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What is a Proximal Femoral Fracture?

A proximal femoral fracture also known as a hip fracture is a condition characterized by a break or fracture in the upper part of the femur or thighbone in close proximity to the hip socket. The hip joint is a weight-bearing, ball-and-socket joint in which the femoral head forms the ball, and the pelvic acetabulum forms the socket. The hip joint surface is covered by smooth articular cartilage that acts as a cushion and enables smooth pain-free movement of the joint. The bones are held together by numerous bands of tissue called ligaments that provide stability to the joint.

Classification of Proximal Femoral Fracture

Proximal femoral fractures are classified into various groups based on the location of the break and include:

  • Femoral Neck Fracture or Trans-cervical fracture: This fracture occurs in the area proximal to the greater and lesser trochanters (bony prominences on the outer and inner aspect of the thighbone)
  • Trochanteric Femur Fracture or Inter-trochanteric fracture: This fracture is present between the lesser and greater trochanter.
  • Femoral Neck or Sub-trochanteric fracture: This fracture develops beneath the trochanters.

Causes of Proximal Femoral Fractures

Proximal femoral fractures are commonly caused due to falls or trauma in people over 65 years old. In children or adults, the injury is mainly caused due to automobile accidents, or any sports injury. Other causes include:

  • Osteoporosis
  • Excess medications
  • Drug abuse
  • Lack of physical fitness

Symptoms of Proximal Femoral Fractures

Some of the common symptoms of a proximal femoral fracture include:

  • Pain in the lower groin area
  • Shortening of the injured leg
  • Tenderness and swelling
  • Stiffness and immobility of the hip

Diagnosis of Proximal Femoral Fractures

Your doctor will review your medical history and symptoms and based on this a physical and neurological examination will be performed. Diagnostic tests can include the following:

  • X-rays: During this study, high electromagnetic energy beams are used to produce images of the broken hip. 
  • Computed Tomography (CT) scan: During this study, special x-rays are used to produce cross-sectional images of the damaged hip.
  • Magnetic Resonance Imaging (MRI) Scan: This is an imaging study that uses a large magnetic field and radio waves to detect any damage to soft tissues and bones.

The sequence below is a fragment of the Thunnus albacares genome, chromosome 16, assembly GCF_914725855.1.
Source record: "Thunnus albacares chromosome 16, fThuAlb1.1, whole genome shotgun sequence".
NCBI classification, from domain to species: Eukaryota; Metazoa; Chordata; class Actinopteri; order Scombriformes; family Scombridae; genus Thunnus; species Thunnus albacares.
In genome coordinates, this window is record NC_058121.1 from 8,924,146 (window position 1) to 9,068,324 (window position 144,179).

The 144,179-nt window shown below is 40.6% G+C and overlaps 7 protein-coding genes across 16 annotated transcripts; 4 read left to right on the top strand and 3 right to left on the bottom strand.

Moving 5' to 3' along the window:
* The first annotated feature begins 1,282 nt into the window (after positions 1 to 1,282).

• Bone scan: This is a nuclear imaging study that helps detect hidden stress fractures or any bone disorders.

Treatment for Proximal Femoral Fracture

Treatment for a proximal femoral fracture includes:

Conservative Methods: Non-displaced fractures may sometimes be treated by: 

  • Medications: Your doctor will prescribe over-the-counter pain medications to reduce inflammation and pain.
  • Physical therapy: Your doctor will recommend special exercises to strengthen the bones and muscles.
  • Skin Traction: In this method, a splint is applied to the skin, and force is applied to gently pull on the injured area for a better approximation of the fractured ends of the bone. 
  • Skeletal Traction: In skeletal traction, a pin will be inserted through the bone and attached to a rope. Weights are applied, and you will be placed in a traction apparatus to guide the fractured bones to their correct position. 

If non-surgical methods fail to improve the symptoms, surgery will be recommended based on the severity of the fracture. Surgical treatments can include:

  • Open Reduction and Internal Fixation (ORIF): In this technique, the fracture site is exposed and internal fixation is performed with wires, screws, and nails that are attached to a metal plate placed inside the body.
  • Hemiarthroplasty: A part of the hip joint is substituted by a metal prosthesis.
  • Total Hip Replacement (arthroplasty): Your doctor will remove the damaged hip joint surfaces and replace them with artificial implants made of plastic or metal. 
  • American Academy of Orthopaedic Surgeons
  • American Orthpaedic Society for Sports Medicine